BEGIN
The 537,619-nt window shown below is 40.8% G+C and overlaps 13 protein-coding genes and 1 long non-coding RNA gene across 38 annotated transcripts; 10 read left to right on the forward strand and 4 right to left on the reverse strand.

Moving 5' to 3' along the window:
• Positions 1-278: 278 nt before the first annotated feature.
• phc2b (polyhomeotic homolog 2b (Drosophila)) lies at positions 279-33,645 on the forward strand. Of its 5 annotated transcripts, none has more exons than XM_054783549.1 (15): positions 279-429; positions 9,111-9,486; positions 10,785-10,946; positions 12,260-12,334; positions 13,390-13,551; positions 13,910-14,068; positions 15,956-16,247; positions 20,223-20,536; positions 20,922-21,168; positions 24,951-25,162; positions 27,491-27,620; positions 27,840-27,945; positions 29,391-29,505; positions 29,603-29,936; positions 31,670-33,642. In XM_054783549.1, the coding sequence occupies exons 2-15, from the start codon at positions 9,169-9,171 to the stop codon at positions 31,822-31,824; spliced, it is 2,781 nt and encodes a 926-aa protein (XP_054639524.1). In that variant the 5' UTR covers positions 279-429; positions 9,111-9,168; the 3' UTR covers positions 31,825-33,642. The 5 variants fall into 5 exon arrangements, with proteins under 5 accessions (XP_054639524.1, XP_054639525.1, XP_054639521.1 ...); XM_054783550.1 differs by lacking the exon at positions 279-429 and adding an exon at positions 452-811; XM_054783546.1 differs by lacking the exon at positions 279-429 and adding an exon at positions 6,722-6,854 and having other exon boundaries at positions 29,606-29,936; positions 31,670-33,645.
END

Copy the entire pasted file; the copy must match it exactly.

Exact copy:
The 537,619-nt window shown below is 40.8% G+C and overlaps 13 protein-coding genes and 1 long non-coding RNA gene across 38 annotated transcripts; 10 read left to right on the forward strand and 4 right to left on the reverse strand.

Moving 5' to 3' along the window:
• Positions 1-278: 278 nt before the first annotated feature.
• phc2b (polyhomeotic homolog 2b (Drosophila)) lies at positions 279-33,645 on the forward strand. Of its 5 annotated transcripts, none has more exons than XM_054783549.1 (15): positions 279-429; positions 9,111-9,486; positions 10,785-10,946; positions 12,260-12,334; positions 13,390-13,551; positions 13,910-14,068; positions 15,956-16,247; positions 20,223-20,536; positions 20,922-21,168; positions 24,951-25,162; positions 27,491-27,620; positions 27,840-27,945; positions 29,391-29,505; positions 29,603-29,936; positions 31,670-33,642. In XM_054783549.1, the coding sequence occupies exons 2-15, from the start codon at positions 9,169-9,171 to the stop codon at positions 31,822-31,824; spliced, it is 2,781 nt and encodes a 926-aa protein (XP_054639524.1). In that variant the 5' UTR covers positions 279-429; positions 9,111-9,168; the 3' UTR covers positions 31,825-33,642. The 5 variants fall into 5 exon arrangements, with proteins under 5 accessions (XP_054639524.1, XP_054639525.1, XP_054639521.1 ...); XM_054783550.1 differs by lacking the exon at positions 279-429 and adding an exon at positions 452-811; XM_054783546.1 differs by lacking the exon at positions 279-429 and adding an exon at positions 6,722-6,854 and having other exon boundaries at positions 29,606-29,936; positions 31,670-33,645.